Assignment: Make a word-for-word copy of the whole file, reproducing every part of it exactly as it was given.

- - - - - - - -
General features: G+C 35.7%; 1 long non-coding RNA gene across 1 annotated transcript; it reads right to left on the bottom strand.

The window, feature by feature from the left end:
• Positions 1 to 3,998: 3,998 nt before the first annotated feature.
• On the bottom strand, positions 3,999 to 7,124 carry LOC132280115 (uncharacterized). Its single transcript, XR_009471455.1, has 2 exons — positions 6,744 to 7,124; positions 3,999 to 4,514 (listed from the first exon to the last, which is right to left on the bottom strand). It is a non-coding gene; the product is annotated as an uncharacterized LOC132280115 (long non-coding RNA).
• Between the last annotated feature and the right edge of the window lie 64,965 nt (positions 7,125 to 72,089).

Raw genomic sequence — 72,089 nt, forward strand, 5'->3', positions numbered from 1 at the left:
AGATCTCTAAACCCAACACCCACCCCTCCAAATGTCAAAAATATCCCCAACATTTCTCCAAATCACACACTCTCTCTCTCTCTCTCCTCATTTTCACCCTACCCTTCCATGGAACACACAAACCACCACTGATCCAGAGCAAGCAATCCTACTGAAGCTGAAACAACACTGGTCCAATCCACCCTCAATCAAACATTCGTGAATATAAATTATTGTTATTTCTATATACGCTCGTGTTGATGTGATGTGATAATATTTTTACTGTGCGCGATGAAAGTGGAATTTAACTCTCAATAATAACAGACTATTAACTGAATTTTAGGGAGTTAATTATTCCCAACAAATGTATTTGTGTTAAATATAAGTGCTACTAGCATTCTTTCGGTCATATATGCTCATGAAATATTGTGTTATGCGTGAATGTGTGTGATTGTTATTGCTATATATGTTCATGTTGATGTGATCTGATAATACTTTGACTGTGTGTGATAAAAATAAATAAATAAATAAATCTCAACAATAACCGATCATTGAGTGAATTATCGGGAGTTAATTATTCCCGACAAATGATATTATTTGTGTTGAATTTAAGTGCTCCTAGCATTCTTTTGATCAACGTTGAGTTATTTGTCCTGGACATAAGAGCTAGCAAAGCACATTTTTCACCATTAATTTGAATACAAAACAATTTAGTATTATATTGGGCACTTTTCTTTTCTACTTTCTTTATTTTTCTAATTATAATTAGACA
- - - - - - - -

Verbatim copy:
General features: G+C 35.7%; 1 long non-coding RNA gene across 1 annotated transcript; it reads right to left on the bottom strand.

The window, feature by feature from the left end:
• Positions 1 to 3,998: 3,998 nt before the first annotated feature.
• On the bottom strand, positions 3,999 to 7,124 carry LOC132280115 (uncharacterized). Its single transcript, XR_009471455.1, has 2 exons — positions 6,744 to 7,124; positions 3,999 to 4,514 (listed from the first exon to the last, which is right to left on the bottom strand). It is a non-coding gene; the product is annotated as an uncharacterized LOC132280115 (long non-coding RNA).
• Between the last annotated feature and the right edge of the window lie 64,965 nt (positions 7,125 to 72,089).

Raw genomic sequence — 72,089 nt, forward strand, 5'->3', positions numbered from 1 at the left:
AGATCTCTAAACCCAACACCCACCCCTCCAAATGTCAAAAATATCCCCAACATTTCTCCAAATCACACACTCTCTCTCTCTCTCTCCTCATTTTCACCCTACCCTTCCATGGAACACACAAACCACCACTGATCCAGAGCAAGCAATCCTACTGAAGCTGAAACAACACTGGTCCAATCCACCCTCAATCAAACATTCGTGAATATAAATTATTGTTATTTCTATATACGCTCGTGTTGATGTGATGTGATAATATTTTTACTGTGCGCGATGAAAGTGGAATTTAACTCTCAATAATAACAGACTATTAACTGAATTTTAGGGAGTTAATTATTCCCAACAAATGTATTTGTGTTAAATATAAGTGCTACTAGCATTCTTTCGGTCATATATGCTCATGAAATATTGTGTTATGCGTGAATGTGTGTGATTGTTATTGCTATATATGTTCATGTTGATGTGATCTGATAATACTTTGACTGTGTGTGATAAAAATAAATAAATAAATAAATCTCAACAATAACCGATCATTGAGTGAATTATCGGGAGTTAATTATTCCCGACAAATGATATTATTTGTGTTGAATTTAAGTGCTCCTAGCATTCTTTTGATCAACGTTGAGTTATTTGTCCTGGACATAAGAGCTAGCAAAGCACATTTTTCACCATTAATTTGAATACAAAACAATTTAGTATTATATTGGGCACTTTTCTTTTCTACTTTCTTTATTTTTCTAATTATAATTAGACA